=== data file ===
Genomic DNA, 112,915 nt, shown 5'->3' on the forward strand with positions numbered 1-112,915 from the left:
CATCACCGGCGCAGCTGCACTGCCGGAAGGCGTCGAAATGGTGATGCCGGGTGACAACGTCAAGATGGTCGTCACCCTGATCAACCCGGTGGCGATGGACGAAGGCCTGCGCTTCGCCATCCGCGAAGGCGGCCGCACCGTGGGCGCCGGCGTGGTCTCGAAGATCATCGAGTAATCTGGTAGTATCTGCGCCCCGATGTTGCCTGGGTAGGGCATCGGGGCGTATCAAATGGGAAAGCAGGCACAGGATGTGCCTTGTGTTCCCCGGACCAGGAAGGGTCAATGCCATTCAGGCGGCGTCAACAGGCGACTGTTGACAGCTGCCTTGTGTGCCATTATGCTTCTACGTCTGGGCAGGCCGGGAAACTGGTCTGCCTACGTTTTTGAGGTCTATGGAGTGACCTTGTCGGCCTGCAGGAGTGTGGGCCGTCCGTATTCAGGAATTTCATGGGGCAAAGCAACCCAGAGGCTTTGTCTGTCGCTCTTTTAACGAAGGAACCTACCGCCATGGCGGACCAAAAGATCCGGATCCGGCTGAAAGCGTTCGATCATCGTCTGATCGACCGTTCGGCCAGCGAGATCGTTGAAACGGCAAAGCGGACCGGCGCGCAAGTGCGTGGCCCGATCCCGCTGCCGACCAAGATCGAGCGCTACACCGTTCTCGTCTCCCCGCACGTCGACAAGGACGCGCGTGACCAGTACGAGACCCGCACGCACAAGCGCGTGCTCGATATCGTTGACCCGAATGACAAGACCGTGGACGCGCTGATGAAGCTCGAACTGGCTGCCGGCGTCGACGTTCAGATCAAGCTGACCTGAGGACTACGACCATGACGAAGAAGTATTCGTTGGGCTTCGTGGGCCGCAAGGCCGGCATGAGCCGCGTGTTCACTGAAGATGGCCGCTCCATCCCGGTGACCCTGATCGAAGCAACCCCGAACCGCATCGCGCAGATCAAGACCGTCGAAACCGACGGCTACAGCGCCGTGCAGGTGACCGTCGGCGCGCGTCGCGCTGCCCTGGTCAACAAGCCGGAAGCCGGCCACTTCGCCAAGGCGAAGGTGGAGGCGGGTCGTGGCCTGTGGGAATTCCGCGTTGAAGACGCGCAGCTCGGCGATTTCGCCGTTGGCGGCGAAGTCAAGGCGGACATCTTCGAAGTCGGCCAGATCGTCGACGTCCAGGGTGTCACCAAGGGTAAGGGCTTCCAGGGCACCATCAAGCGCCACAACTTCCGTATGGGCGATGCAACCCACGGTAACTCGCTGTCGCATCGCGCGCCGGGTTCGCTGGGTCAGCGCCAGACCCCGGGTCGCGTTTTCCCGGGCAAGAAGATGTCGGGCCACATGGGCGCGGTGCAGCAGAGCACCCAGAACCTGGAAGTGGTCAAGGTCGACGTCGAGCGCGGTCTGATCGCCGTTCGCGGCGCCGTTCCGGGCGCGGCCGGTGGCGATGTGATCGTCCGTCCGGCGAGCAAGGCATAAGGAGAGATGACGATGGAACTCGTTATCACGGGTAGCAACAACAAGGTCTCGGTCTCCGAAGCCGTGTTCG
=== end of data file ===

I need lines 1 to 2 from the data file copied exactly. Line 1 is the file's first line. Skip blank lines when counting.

Genomic DNA, 112,915 nt, shown 5'->3' on the forward strand with positions numbered 1-112,915 from the left:
CATCACCGGCGCAGCTGCACTGCCGGAAGGCGTCGAAATGGTGATGCCGGGTGACAACGTCAAGATGGTCGTCACCCTGATCAACCCGGTGGCGATGGACGAAGGCCTGCGCTTCGCCATCCGCGAAGGCGGCCGCACCGTGGGCGCCGGCGTGGTCTCGAAGATCATCGAGTAATCTGGTAGTATCTGCGCCCCGATGTTGCCTGGGTAGGGCATCGGGGCGTATCAAATGGGAAAGCAGGCACAGGATGTGCCTTGTGTTCCCCGGACCAGGAAGGGTCAATGCCATTCAGGCGGCGTCAACAGGCGACTGTTGACAGCTGCCTTGTGTGCCATTATGCTTCTACGTCTGGGCAGGCCGGGAAACTGGTCTGCCTACGTTTTTGAGGTCTATGGAGTGACCTTGTCGGCCTGCAGGAGTGTGGGCCGTCCGTATTCAGGAATTTCATGGGGCAAAGCAACCCAGAGGCTTTGTCTGTCGCTCTTTTAACGAAGGAACCTACCGCCATGGCGGACCAAAAGATCCGGATCCGGCTGAAAGCGTTCGATCATCGTCTGATCGACCGTTCGGCCAGCGAGATCGTTGAAACGGCAAAGCGGACCGGCGCGCAAGTGCGTGGCCCGATCCCGCTGCCGACCAAGATCGAGCGCTACACCGTTCTCGTCTCCCCGCACGTCGACAAGGACGCGCGTGACCAGTACGAGACCCGCACGCACAAGCGCGTGCTCGATATCGTTGACCCGAATGACAAGACCGTGGACGCGCTGATGAAGCTCGAACTGGCTGCCGGCGTCGACGTTCAGATCAAGCTGACCTGAGGACTACGACCATGACGAAGAAGTATTCGTTGGGCTTCGTGGGCCGCAAGGCCGGCATGAGCCGCGTGTTCACTGAAGATGGCCGCTCCATCCCGGTGACCCTGATCGAAGCAACCCCGAACCGCATCGCGCAGATCAAGACCGTCGAAACCGACGGCTACAGCGCCGTGCAGGTGACCGTCGGCGCGCGTCGCGCTGCCCTGGTCAACAAGCCGGAAGCCGGCCACTTCGCCAAGGCGAAGGTGGAGGCGGGTCGTGGCCTGTGGGAATTCCGCGTTGAAGACGCGCAGCTCGGCGATTTCGCCGTTGGCGGCGAAGTCAAGGCGGACATCTTCGAAGTCGGCCAGATCGTCGACGTCCAGGGTGTCACCAAGGGTAAGGGCTTCCAGGGCACCATCAAGCGCCACAACTTCCGTATGGGCGATGCAACCCACGGTAACTCGCTGTCGCATCGCGCGCCGGGTTCGCTGGGTCAGCGCCAGACCCCGGGTCGCGTTTTCCCGGGCAAGAAGATGTCGGGCCACATGGGCGCGGTGCAGCAGAGCACCCAGAACCTGGAAGTGGTCAAGGTCGACGTCGAGCGCGGTCTGATCGCCGTTCGCGGCGCCGTTCCGGGCGCGGCCGGTGGCGATGTGATCGTCCGTCCGGCGAGCAAGGCATAAGGAGAGATGACGATGGAACTCGTTATCACGGGTAGCAACAACAAGGTCTCGGTCTCCGAAGCCGTGTTCG